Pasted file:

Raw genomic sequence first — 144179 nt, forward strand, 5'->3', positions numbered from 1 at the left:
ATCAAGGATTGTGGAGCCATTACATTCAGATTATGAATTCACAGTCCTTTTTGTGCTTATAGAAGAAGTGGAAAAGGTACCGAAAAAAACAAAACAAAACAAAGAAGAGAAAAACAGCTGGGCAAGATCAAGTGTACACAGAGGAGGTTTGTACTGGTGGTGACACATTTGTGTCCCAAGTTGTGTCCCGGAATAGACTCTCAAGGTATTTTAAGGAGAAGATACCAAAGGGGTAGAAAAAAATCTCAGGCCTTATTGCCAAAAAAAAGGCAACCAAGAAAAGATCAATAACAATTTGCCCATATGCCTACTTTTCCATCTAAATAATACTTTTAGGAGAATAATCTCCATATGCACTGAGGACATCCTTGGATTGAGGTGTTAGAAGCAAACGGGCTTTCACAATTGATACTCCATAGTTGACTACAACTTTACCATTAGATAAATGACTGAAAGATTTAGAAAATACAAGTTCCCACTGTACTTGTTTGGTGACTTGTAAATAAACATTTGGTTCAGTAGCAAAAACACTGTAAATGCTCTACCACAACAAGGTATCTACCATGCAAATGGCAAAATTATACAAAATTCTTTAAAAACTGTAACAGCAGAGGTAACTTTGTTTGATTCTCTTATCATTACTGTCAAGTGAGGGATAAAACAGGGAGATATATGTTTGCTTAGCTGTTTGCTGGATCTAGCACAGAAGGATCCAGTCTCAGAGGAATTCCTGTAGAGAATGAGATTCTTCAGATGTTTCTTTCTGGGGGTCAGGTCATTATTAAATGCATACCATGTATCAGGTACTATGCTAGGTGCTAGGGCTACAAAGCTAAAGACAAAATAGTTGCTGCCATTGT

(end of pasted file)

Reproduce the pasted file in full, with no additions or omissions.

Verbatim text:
Raw genomic sequence first — 144179 nt, forward strand, 5'->3', positions numbered from 1 at the left:
ATCAAGGATTGTGGAGCCATTACATTCAGATTATGAATTCACAGTCCTTTTTGTGCTTATAGAAGAAGTGGAAAAGGTACCGAAAAAAACAAAACAAAACAAAGAAGAGAAAAACAGCTGGGCAAGATCAAGTGTACACAGAGGAGGTTTGTACTGGTGGTGACACATTTGTGTCCCAAGTTGTGTCCCGGAATAGACTCTCAAGGTATTTTAAGGAGAAGATACCAAAGGGGTAGAAAAAAATCTCAGGCCTTATTGCCAAAAAAAAGGCAACCAAGAAAAGATCAATAACAATTTGCCCATATGCCTACTTTTCCATCTAAATAATACTTTTAGGAGAATAATCTCCATATGCACTGAGGACATCCTTGGATTGAGGTGTTAGAAGCAAACGGGCTTTCACAATTGATACTCCATAGTTGACTACAACTTTACCATTAGATAAATGACTGAAAGATTTAGAAAATACAAGTTCCCACTGTACTTGTTTGGTGACTTGTAAATAAACATTTGGTTCAGTAGCAAAAACACTGTAAATGCTCTACCACAACAAGGTATCTACCATGCAAATGGCAAAATTATACAAAATTCTTTAAAAACTGTAACAGCAGAGGTAACTTTGTTTGATTCTCTTATCATTACTGTCAAGTGAGGGATAAAACAGGGAGATATATGTTTGCTTAGCTGTTTGCTGGATCTAGCACAGAAGGATCCAGTCTCAGAGGAATTCCTGTAGAGAATGAGATTCTTCAGATGTTTCTTTCTGGGGGTCAGGTCATTATTAAATGCATACCATGTATCAGGTACTATGCTAGGTGCTAGGGCTACAAAGCTAAAGACAAAATAGTTGCTGCCATTGT